Eczema (aka atopic dermatitis) is a term used on a group of skin conditions that are characterized by scaly, rash-like irritation, inflammation, dryness, and at times, increased thickness of the skin in a particular area. The exact cause of eczema is unknown, but it’s thought to be related to the body’s immune system and its exaggerated response to specific triggers. Possible triggers include extreme temperatures (too hot or too cold), sensitivities to soap/detergents, animal dander, and in some cases, even stress. Since eczema has various causes there’s no specific cure for it, although people can effectively manage its flare-ups.
-If possible, avoid sudden changes in temperature or humidity. You may want to keep a humidifier on during the dry winter season to keep the air moist, in order prevent drying out the skin.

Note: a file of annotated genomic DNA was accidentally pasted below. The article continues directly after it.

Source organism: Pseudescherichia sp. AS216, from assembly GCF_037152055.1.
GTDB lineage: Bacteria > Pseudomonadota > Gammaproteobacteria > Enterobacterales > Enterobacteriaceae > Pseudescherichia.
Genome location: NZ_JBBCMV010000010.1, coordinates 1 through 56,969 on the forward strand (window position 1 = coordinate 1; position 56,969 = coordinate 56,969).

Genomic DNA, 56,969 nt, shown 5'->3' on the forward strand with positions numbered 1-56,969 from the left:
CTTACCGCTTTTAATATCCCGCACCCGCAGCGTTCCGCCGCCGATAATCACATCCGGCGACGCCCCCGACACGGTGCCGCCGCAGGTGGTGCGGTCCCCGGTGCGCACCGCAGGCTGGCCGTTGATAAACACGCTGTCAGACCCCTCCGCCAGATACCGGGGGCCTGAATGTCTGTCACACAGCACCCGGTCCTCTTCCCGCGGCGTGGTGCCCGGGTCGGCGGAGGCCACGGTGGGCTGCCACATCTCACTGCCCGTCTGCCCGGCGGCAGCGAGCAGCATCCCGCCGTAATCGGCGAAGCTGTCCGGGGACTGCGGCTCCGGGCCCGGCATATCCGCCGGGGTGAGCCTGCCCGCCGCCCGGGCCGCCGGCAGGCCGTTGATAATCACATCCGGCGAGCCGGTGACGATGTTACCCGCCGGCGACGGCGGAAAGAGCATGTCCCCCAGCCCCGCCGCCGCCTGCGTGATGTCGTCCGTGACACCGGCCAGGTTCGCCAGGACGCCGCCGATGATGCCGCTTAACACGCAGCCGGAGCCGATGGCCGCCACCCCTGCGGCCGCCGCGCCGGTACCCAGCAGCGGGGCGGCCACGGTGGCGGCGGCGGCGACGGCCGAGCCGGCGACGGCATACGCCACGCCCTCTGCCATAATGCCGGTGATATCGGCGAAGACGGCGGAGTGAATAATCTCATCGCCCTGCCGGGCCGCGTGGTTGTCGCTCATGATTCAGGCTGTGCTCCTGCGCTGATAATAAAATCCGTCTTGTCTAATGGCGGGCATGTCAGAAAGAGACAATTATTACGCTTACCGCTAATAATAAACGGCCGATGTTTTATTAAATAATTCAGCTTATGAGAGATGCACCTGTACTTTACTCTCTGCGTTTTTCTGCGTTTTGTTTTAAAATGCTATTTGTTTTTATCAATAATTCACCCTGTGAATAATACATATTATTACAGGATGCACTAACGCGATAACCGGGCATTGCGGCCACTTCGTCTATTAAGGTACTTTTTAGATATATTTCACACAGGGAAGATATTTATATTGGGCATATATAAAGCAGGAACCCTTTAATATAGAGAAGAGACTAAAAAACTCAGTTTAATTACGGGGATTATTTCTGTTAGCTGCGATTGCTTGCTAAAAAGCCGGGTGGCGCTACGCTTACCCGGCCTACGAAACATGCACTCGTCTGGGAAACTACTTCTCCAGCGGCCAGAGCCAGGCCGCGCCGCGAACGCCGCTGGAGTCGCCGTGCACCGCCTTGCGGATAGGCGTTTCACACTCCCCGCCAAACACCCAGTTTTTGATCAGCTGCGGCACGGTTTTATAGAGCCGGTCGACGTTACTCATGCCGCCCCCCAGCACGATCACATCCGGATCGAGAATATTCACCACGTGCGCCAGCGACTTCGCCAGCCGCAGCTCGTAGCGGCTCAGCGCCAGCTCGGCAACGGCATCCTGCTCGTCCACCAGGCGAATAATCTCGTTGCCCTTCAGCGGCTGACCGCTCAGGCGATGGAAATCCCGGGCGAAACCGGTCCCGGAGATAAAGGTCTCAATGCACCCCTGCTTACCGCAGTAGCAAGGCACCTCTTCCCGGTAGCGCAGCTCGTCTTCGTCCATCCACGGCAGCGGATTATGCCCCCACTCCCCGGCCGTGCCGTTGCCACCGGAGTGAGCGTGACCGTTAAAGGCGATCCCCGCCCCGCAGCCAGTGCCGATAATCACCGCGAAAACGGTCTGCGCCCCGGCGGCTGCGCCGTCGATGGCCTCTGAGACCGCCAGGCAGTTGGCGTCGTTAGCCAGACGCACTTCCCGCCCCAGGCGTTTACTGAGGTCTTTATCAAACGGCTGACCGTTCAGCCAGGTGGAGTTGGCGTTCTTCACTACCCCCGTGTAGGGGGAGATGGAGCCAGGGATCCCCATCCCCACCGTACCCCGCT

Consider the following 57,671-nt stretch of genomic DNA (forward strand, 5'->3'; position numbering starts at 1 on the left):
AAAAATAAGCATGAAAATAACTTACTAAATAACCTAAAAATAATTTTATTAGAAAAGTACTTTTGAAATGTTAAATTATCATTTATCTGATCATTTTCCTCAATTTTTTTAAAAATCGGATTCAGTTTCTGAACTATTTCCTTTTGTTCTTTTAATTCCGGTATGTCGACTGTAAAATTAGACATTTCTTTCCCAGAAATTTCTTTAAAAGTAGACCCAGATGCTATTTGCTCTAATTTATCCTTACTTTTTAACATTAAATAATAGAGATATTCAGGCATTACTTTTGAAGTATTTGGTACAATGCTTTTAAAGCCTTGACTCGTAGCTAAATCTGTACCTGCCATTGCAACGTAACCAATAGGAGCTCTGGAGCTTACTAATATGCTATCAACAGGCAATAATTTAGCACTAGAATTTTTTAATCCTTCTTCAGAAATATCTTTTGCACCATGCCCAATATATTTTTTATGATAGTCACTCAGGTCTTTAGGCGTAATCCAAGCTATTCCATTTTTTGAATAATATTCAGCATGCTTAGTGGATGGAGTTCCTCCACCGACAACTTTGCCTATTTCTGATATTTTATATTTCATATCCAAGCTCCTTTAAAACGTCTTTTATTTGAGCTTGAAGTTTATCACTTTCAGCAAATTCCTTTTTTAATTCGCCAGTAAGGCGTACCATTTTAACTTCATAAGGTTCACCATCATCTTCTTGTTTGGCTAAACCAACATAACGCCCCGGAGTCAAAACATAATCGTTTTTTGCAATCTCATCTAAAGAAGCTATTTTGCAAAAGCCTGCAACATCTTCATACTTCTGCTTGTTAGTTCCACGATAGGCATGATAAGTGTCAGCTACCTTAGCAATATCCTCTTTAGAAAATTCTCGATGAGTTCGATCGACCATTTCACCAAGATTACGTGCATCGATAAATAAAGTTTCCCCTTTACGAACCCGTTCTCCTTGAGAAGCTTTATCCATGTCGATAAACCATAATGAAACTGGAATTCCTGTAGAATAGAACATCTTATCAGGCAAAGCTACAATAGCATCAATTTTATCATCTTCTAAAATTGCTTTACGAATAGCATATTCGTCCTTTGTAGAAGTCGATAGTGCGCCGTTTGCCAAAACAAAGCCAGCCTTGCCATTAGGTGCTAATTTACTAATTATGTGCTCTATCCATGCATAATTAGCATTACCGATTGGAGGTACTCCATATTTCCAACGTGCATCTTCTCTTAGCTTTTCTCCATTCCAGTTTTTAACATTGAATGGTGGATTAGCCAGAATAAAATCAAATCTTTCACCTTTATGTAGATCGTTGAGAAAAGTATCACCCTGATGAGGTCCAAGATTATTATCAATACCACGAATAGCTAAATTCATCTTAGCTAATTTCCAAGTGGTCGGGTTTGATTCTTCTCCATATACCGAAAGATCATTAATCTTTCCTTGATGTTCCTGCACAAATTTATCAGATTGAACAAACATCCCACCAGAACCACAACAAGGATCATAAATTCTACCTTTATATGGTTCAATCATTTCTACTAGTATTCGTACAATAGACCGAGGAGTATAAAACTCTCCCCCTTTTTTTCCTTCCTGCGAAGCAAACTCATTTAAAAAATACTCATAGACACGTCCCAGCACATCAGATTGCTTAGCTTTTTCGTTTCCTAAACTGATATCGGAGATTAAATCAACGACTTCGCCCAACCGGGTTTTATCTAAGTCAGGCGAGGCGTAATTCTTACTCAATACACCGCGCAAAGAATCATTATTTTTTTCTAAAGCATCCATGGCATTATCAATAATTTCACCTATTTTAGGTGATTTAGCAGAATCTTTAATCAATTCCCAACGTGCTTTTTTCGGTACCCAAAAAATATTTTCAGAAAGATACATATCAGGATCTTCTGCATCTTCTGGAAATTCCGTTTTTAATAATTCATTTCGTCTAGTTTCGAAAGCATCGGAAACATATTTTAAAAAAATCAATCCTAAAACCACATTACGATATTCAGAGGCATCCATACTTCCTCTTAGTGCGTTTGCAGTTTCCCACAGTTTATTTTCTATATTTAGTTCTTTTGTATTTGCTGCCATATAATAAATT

– Apply lotions and creams when skin is slightly damp, after a shower or bath. This helps to retain the needed moisture.
-For severe itching, try not to scratch or pick at your skin- you’ll more likely cause the skin to break down and introduce a pathway for infection. Use cold compresses instead to help ease itching.
-Use mild soaps and detergents. Harsh chemicals tend to dry out the skin and worsen eczema. Be wary of “fragrance free formulas.” Even though it’s fragrance free, it’s more likely that some sort of chemical was added to mask a scent in order to make it fragrance free. Stick to natural ingredients such as oatmeal and aloe that are known to help soothe irritated skin.
-Recent studies have shown the effectiveness of extra virgin coconut oil in treating eczema. This is due to its moisturizing and antimicrobial properties.
-Severe eczema that remains uncontrolled regardless of the amount of moisture may need prescription-strength antibiotics or corticosteroids. See a dermatologist to determine the best treatment.